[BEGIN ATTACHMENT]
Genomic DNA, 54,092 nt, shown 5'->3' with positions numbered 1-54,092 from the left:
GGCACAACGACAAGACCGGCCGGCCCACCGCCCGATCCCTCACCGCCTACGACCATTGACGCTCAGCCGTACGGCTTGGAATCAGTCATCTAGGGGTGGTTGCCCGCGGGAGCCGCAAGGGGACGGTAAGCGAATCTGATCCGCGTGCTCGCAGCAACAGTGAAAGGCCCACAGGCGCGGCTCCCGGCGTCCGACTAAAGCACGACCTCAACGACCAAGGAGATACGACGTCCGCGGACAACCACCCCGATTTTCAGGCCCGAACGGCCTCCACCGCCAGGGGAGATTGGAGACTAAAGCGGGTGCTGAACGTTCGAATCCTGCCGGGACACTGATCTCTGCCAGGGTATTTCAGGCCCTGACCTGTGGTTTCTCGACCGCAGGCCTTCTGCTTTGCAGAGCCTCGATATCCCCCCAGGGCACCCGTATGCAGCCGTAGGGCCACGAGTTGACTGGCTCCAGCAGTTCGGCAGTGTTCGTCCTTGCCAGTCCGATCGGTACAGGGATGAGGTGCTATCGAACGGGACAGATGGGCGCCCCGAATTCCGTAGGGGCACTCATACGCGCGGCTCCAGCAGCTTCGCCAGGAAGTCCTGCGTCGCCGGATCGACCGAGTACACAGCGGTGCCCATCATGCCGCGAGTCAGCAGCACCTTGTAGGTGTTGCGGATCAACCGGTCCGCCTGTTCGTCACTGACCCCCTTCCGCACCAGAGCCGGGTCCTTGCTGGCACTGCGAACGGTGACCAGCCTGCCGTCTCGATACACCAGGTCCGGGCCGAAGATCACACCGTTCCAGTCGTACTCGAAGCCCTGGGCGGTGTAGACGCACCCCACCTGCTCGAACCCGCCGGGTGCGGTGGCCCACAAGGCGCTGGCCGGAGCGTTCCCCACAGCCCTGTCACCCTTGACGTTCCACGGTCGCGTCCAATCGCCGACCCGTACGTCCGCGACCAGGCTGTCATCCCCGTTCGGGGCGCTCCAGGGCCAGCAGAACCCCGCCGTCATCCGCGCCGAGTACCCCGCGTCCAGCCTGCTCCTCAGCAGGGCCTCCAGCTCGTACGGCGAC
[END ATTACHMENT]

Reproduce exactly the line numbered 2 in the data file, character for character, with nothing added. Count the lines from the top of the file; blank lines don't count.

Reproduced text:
GGCACAACGACAAGACCGGCCGGCCCACCGCCCGATCCCTCACCGCCTACGACCATTGACGCTCAGCCGTACGGCTTGGAATCAGTCATCTAGGGGTGGTTGCCCGCGGGAGCCGCAAGGGGACGGTAAGCGAATCTGATCCGCGTGCTCGCAGCAACAGTGAAAGGCCCACAGGCGCGGCTCCCGGCGTCCGACTAAAGCACGACCTCAACGACCAAGGAGATACGACGTCCGCGGACAACCACCCCGATTTTCAGGCCCGAACGGCCTCCACCGCCAGGGGAGATTGGAGACTAAAGCGGGTGCTGAACGTTCGAATCCTGCCGGGACACTGATCTCTGCCAGGGTATTTCAGGCCCTGACCTGTGGTTTCTCGACCGCAGGCCTTCTGCTTTGCAGAGCCTCGATATCCCCCCAGGGCACCCGTATGCAGCCGTAGGGCCACGAGTTGACTGGCTCCAGCAGTTCGGCAGTGTTCGTCCTTGCCAGTCCGATCGGTACAGGGATGAGGTGCTATCGAACGGGACAGATGGGCGCCCCGAATTCCGTAGGGGCACTCATACGCGCGGCTCCAGCAGCTTCGCCAGGAAGTCCTGCGTCGCCGGATCGACCGAGTACACAGCGGTGCCCATCATGCCGCGAGTCAGCAGCACCTTGTAGGTGTTGCGGATCAACCGGTCCGCCTGTTCGTCACTGACCCCCTTCCGCACCAGAGCCGGGTCCTTGCTGGCACTGCGAACGGTGACCAGCCTGCCGTCTCGATACACCAGGTCCGGGCCGAAGATCACACCGTTCCAGTCGTACTCGAAGCCCTGGGCGGTGTAGACGCACCCCACCTGCTCGAACCCGCCGGGTGCGGTGGCCCACAAGGCGCTGGCCGGAGCGTTCCCCACAGCCCTGTCACCCTTGACGTTCCACGGTCGCGTCCAATCGCCGACCCGTACGTCCGCGACCAGGCTGTCATCCCCGTTCGGGGCGCTCCAGGGCCAGCAGAACCCCGCCGTCATCCGCGCCGAGTACCCCGCGTCCAGCCTGCTCCTCAGCAGGGCCTCCAGCTCGTACGGCGAC